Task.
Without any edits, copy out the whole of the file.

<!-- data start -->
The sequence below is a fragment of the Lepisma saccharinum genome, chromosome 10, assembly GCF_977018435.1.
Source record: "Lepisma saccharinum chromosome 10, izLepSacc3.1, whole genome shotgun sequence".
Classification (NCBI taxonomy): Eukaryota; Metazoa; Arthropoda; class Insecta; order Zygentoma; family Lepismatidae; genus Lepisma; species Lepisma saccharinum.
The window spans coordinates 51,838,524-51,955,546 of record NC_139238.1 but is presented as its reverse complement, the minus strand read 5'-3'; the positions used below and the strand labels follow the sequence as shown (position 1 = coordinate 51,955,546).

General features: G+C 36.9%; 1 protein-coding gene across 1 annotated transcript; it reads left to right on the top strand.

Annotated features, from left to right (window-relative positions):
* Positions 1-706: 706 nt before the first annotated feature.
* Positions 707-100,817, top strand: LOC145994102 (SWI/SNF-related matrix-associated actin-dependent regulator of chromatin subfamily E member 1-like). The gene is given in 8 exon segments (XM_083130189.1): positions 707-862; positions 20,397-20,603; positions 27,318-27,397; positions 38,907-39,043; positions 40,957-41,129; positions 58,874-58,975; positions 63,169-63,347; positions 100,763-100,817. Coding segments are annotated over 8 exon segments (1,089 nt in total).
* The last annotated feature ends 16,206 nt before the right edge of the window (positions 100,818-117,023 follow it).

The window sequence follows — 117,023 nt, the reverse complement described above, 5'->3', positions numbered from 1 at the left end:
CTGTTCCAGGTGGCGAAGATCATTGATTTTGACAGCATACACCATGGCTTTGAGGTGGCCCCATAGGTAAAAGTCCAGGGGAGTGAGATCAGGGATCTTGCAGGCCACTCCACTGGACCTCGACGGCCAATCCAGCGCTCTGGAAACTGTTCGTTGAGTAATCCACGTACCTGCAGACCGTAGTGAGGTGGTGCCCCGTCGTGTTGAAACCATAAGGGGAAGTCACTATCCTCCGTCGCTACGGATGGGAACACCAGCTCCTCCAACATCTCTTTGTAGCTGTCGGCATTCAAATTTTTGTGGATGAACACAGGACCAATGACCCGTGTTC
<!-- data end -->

The sequence below is a fragment of the Lepisma saccharinum genome, chromosome 10, assembly GCF_977018435.1.
Source record: "Lepisma saccharinum chromosome 10, izLepSacc3.1, whole genome shotgun sequence".
Classification (NCBI taxonomy): Eukaryota; Metazoa; Arthropoda; class Insecta; order Zygentoma; family Lepismatidae; genus Lepisma; species Lepisma saccharinum.
The window spans coordinates 51,838,524-51,955,546 of record NC_139238.1 but is presented as its reverse complement, the minus strand read 5'-3'; the positions used below and the strand labels follow the sequence as shown (position 1 = coordinate 51,955,546).

General features: G+C 36.9%; 1 protein-coding gene across 1 annotated transcript; it reads left to right on the top strand.

Annotated features, from left to right (window-relative positions):
* Positions 1-706: 706 nt before the first annotated feature.
* Positions 707-100,817, top strand: LOC145994102 (SWI/SNF-related matrix-associated actin-dependent regulator of chromatin subfamily E member 1-like). The gene is given in 8 exon segments (XM_083130189.1): positions 707-862; positions 20,397-20,603; positions 27,318-27,397; positions 38,907-39,043; positions 40,957-41,129; positions 58,874-58,975; positions 63,169-63,347; positions 100,763-100,817. Coding segments are annotated over 8 exon segments (1,089 nt in total).
* The last annotated feature ends 16,206 nt before the right edge of the window (positions 100,818-117,023 follow it).

The window sequence follows — 117,023 nt, the reverse complement described above, 5'->3', positions numbered from 1 at the left end:
CTGTTCCAGGTGGCGAAGATCATTGATTTTGACAGCATACACCATGGCTTTGAGGTGGCCCCATAGGTAAAAGTCCAGGGGAGTGAGATCAGGGATCTTGCAGGCCACTCCACTGGACCTCGACGGCCAATCCAGCGCTCTGGAAACTGTTCGTTGAGTAATCCACGTACCTGCAGACCGTAGTGAGGTGGTGCCCCGTCGTGTTGAAACCATAAGGGGAAGTCACTATCCTCCGTCGCTACGGATGGGAACACCAGCTCCTCCAACATCTCTTTGTAGCTGTCGGCATTCAAATTTTTGTGGATGAACACAGGACCAATGACCCGTGTTC